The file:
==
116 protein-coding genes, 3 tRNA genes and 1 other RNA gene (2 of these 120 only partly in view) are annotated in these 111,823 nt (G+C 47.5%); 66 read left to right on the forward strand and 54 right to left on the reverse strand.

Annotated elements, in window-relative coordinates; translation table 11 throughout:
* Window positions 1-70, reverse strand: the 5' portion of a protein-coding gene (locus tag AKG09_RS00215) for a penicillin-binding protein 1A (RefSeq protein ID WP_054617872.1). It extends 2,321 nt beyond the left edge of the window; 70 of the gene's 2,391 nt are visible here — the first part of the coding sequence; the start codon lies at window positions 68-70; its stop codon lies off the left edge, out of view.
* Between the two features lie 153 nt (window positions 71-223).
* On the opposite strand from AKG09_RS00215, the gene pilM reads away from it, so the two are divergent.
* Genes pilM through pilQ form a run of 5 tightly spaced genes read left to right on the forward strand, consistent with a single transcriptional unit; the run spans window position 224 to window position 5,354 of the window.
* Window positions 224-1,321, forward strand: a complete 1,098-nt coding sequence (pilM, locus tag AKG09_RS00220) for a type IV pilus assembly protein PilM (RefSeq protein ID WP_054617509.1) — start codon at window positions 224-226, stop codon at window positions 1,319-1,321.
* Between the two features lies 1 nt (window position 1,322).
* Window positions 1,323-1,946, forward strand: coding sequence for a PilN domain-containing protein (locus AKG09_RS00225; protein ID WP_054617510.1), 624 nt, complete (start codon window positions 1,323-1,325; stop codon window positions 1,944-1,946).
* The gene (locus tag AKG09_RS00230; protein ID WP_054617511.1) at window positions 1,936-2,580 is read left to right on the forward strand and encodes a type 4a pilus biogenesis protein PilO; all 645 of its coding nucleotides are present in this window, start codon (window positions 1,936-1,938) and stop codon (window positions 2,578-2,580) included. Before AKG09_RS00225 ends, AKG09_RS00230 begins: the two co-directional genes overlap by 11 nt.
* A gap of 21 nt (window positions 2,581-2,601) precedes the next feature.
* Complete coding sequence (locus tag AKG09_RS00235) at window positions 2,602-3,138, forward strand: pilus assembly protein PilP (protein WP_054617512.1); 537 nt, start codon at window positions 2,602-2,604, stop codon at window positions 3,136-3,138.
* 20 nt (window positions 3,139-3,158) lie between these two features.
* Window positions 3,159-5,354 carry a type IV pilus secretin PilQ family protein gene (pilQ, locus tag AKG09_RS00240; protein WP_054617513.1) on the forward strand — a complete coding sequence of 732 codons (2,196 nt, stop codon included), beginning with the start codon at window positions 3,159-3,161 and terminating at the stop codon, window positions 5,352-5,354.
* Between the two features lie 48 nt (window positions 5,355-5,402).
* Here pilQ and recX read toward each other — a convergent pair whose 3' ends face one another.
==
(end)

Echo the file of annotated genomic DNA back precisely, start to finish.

116 protein-coding genes, 3 tRNA genes and 1 other RNA gene (2 of these 120 only partly in view) are annotated in these 111,823 nt (G+C 47.5%); 66 read left to right on the forward strand and 54 right to left on the reverse strand.

Annotated elements, in window-relative coordinates; translation table 11 throughout:
* Window positions 1-70, reverse strand: the 5' portion of a protein-coding gene (locus tag AKG09_RS00215) for a penicillin-binding protein 1A (RefSeq protein ID WP_054617872.1). It extends 2,321 nt beyond the left edge of the window; 70 of the gene's 2,391 nt are visible here — the first part of the coding sequence; the start codon lies at window positions 68-70; its stop codon lies off the left edge, out of view.
* Between the two features lie 153 nt (window positions 71-223).
* On the opposite strand from AKG09_RS00215, the gene pilM reads away from it, so the two are divergent.
* Genes pilM through pilQ form a run of 5 tightly spaced genes read left to right on the forward strand, consistent with a single transcriptional unit; the run spans window position 224 to window position 5,354 of the window.
* Window positions 224-1,321, forward strand: a complete 1,098-nt coding sequence (pilM, locus tag AKG09_RS00220) for a type IV pilus assembly protein PilM (RefSeq protein ID WP_054617509.1) — start codon at window positions 224-226, stop codon at window positions 1,319-1,321.
* Between the two features lies 1 nt (window position 1,322).
* Window positions 1,323-1,946, forward strand: coding sequence for a PilN domain-containing protein (locus AKG09_RS00225; protein ID WP_054617510.1), 624 nt, complete (start codon window positions 1,323-1,325; stop codon window positions 1,944-1,946).
* The gene (locus tag AKG09_RS00230; protein ID WP_054617511.1) at window positions 1,936-2,580 is read left to right on the forward strand and encodes a type 4a pilus biogenesis protein PilO; all 645 of its coding nucleotides are present in this window, start codon (window positions 1,936-1,938) and stop codon (window positions 2,578-2,580) included. Before AKG09_RS00225 ends, AKG09_RS00230 begins: the two co-directional genes overlap by 11 nt.
* A gap of 21 nt (window positions 2,581-2,601) precedes the next feature.
* Complete coding sequence (locus tag AKG09_RS00235) at window positions 2,602-3,138, forward strand: pilus assembly protein PilP (protein WP_054617512.1); 537 nt, start codon at window positions 2,602-2,604, stop codon at window positions 3,136-3,138.
* 20 nt (window positions 3,139-3,158) lie between these two features.
* Window positions 3,159-5,354 carry a type IV pilus secretin PilQ family protein gene (pilQ, locus tag AKG09_RS00240; protein WP_054617513.1) on the forward strand — a complete coding sequence of 732 codons (2,196 nt, stop codon included), beginning with the start codon at window positions 3,159-3,161 and terminating at the stop codon, window positions 5,352-5,354.
* Between the two features lie 48 nt (window positions 5,355-5,402).
* Here pilQ and recX read toward each other — a convergent pair whose 3' ends face one another.